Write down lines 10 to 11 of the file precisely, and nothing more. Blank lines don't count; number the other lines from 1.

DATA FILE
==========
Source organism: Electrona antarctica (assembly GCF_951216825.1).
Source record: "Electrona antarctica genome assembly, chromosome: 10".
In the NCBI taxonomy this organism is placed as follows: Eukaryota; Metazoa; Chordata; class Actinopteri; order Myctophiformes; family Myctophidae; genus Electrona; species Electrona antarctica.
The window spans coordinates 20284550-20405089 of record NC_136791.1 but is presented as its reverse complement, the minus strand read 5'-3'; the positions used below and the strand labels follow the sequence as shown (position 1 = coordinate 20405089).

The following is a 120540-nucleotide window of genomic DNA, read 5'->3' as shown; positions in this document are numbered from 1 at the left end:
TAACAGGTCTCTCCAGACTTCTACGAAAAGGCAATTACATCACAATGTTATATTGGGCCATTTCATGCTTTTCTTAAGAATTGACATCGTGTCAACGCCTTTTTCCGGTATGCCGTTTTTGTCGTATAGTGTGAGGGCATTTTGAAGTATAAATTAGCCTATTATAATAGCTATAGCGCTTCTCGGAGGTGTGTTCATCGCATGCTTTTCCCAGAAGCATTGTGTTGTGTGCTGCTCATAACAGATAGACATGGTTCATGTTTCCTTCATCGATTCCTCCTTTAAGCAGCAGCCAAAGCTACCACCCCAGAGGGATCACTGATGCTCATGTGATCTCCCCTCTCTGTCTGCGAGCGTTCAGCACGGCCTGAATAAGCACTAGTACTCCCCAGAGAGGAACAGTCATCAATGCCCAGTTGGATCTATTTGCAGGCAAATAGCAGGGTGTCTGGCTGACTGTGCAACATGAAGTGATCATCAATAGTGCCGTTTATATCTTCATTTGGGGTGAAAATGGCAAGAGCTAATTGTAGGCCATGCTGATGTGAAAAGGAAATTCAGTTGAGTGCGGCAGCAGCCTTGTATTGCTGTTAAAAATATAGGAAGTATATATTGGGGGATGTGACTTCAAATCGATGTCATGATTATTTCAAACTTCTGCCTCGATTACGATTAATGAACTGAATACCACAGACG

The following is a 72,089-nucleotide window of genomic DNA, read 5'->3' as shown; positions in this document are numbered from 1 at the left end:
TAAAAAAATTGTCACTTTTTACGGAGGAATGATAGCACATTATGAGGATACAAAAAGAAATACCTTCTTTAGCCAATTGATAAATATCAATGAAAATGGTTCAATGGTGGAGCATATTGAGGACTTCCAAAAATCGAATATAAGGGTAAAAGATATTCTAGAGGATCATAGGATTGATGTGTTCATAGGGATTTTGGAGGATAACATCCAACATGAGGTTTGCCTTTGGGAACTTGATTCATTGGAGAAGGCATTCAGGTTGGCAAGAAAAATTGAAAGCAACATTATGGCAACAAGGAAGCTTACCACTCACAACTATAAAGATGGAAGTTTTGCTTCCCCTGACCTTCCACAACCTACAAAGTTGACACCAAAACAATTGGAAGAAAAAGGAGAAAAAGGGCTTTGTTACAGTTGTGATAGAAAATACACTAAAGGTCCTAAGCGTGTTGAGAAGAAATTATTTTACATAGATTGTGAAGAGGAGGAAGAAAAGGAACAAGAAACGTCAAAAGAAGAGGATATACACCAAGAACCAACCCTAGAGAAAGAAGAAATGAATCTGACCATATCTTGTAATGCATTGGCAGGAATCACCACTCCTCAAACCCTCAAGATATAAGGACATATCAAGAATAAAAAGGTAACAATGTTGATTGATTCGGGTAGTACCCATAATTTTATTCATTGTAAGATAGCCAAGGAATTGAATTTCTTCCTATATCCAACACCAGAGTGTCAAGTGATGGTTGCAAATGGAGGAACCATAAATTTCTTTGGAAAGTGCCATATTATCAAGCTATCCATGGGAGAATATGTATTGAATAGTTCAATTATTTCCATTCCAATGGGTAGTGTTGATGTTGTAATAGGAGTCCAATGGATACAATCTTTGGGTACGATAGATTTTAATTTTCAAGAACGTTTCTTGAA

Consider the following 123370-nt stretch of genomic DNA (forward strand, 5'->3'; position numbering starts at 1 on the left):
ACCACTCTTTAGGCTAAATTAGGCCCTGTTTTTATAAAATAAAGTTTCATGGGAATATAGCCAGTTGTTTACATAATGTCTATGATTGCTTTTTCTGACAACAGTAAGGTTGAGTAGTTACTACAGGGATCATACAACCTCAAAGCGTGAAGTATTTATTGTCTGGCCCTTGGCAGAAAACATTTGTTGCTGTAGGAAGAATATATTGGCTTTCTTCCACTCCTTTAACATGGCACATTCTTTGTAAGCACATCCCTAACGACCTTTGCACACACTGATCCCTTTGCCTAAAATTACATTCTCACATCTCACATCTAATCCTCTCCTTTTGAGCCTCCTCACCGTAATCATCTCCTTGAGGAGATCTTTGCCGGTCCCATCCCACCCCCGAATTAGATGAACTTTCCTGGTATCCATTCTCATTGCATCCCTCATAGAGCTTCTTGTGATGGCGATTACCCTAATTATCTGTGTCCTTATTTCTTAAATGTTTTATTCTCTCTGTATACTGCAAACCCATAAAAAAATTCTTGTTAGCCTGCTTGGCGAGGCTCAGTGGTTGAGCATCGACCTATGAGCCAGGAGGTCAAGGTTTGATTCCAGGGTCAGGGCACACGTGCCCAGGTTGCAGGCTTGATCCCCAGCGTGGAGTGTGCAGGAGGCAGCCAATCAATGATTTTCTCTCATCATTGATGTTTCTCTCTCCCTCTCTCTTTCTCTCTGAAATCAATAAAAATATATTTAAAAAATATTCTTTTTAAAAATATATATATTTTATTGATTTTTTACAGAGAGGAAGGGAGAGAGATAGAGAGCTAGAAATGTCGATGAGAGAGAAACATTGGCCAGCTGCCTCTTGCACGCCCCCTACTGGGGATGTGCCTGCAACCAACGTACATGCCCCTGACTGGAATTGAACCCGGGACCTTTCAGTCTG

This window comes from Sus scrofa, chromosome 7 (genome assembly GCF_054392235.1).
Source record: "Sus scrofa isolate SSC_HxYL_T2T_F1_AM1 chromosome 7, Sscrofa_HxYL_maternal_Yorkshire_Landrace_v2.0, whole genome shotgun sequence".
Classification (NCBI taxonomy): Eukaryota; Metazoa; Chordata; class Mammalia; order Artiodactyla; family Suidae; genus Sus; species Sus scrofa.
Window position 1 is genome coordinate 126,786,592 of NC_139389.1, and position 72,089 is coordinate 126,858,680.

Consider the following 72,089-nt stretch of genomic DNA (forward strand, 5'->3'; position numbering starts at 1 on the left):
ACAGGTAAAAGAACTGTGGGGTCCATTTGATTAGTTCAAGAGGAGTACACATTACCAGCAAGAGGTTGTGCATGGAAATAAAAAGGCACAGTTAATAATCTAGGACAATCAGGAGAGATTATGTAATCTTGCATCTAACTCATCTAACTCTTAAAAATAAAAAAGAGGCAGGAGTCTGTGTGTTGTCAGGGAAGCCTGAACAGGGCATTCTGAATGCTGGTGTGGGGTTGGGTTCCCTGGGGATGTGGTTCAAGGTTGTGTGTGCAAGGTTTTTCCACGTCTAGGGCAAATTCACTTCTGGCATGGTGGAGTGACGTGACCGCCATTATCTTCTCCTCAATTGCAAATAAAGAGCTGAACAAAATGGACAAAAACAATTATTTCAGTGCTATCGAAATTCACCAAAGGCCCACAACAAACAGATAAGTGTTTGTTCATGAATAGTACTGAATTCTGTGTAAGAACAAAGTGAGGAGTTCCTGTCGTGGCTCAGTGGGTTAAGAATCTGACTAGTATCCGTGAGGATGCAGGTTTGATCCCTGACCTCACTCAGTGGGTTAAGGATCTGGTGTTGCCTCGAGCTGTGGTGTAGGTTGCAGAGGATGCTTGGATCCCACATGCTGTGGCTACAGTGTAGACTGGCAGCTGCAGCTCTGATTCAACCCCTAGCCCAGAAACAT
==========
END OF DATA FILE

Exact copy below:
ACCACTCTTTAGGCTAAATTAGGCCCTGTTTTTATAAAATAAAGTTTCATGGGAATATAGCCAGTTGTTTACATAATGTCTATGATTGCTTTTTCTGACAACAGTAAGGTTGAGTAGTTACTACAGGGATCATACAACCTCAAAGCGTGAAGTATTTATTGTCTGGCCCTTGGCAGAAAACATTTGTTGCTGTAGGAAGAATATATTGGCTTTCTTCCACTCCTTTAACATGGCACATTCTTTGTAAGCACATCCCTAACGACCTTTGCACACACTGATCCCTTTGCCTAAAATTACATTCTCACATCTCACATCTAATCCTCTCCTTTTGAGCCTCCTCACCGTAATCATCTCCTTGAGGAGATCTTTGCCGGTCCCATCCCACCCCCGAATTAGATGAACTTTCCTGGTATCCATTCTCATTGCATCCCTCATAGAGCTTCTTGTGATGGCGATTACCCTAATTATCTGTGTCCTTATTTCTTAAATGTTTTATTCTCTCTGTATACTGCAAACCCATAAAAAAATTCTTGTTAGCCTGCTTGGCGAGGCTCAGTGGTTGAGCATCGACCTATGAGCCAGGAGGTCAAGGTTTGATTCCAGGGTCAGGGCACACGTGCCCAGGTTGCAGGCTTGATCCCCAGCGTGGAGTGTGCAGGAGGCAGCCAATCAATGATTTTCTCTCATCATTGATGTTTCTCTCTCCCTCTCTCTTTCTCTCTGAAATCAATAAAAATATATTTAAAAAATATTCTTTTTAAAAATATATATATTTTATTGATTTTTTACAGAGAGGAAGGGAGAGAGATAGAGAGCTAGAAATGTCGATGAGAGAGAAACATTGGCCAGCTGCCTCTTGCACGCCCCCTACTGGGGATGTGCCTGCAACCAACGTACATGCCCCTGACTGGAATTGAACCCGGGACCTTTCAGTCTG

This window comes from Sus scrofa, chromosome 7 (genome assembly GCF_054392235.1).